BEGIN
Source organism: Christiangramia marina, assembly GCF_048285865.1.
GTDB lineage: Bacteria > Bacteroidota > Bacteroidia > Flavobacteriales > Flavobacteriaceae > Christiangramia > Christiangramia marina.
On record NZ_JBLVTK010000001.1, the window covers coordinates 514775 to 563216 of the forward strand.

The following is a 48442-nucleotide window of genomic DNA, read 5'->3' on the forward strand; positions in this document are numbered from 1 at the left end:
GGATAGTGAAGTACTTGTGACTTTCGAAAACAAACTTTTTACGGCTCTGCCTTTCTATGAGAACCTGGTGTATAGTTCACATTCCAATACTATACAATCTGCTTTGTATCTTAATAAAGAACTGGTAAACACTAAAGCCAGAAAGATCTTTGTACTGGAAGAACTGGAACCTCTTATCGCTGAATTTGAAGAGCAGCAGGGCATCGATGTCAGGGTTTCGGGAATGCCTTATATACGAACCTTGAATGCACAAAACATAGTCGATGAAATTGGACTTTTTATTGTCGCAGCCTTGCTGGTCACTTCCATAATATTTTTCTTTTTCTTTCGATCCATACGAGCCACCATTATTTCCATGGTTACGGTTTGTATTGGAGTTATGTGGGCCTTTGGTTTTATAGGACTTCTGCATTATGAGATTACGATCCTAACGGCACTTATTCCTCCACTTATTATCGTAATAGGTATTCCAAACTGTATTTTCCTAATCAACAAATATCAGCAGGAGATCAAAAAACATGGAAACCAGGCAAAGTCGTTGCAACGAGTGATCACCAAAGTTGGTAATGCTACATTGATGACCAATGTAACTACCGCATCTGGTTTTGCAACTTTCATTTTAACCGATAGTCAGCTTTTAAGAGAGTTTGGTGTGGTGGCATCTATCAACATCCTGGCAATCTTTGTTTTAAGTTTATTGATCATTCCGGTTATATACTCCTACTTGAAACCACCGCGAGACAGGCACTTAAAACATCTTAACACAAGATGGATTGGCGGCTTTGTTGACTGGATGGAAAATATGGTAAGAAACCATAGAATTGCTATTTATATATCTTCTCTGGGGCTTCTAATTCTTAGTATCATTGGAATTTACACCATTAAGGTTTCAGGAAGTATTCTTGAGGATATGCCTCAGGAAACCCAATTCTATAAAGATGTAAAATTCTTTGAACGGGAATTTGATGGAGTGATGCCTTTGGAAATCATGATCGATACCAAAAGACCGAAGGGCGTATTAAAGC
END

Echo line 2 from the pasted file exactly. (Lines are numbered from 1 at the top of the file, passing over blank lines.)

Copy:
GTDB lineage: Bacteria > Bacteroidota > Bacteroidia > Flavobacteriales > Flavobacteriaceae > Christiangramia > Christiangramia marina.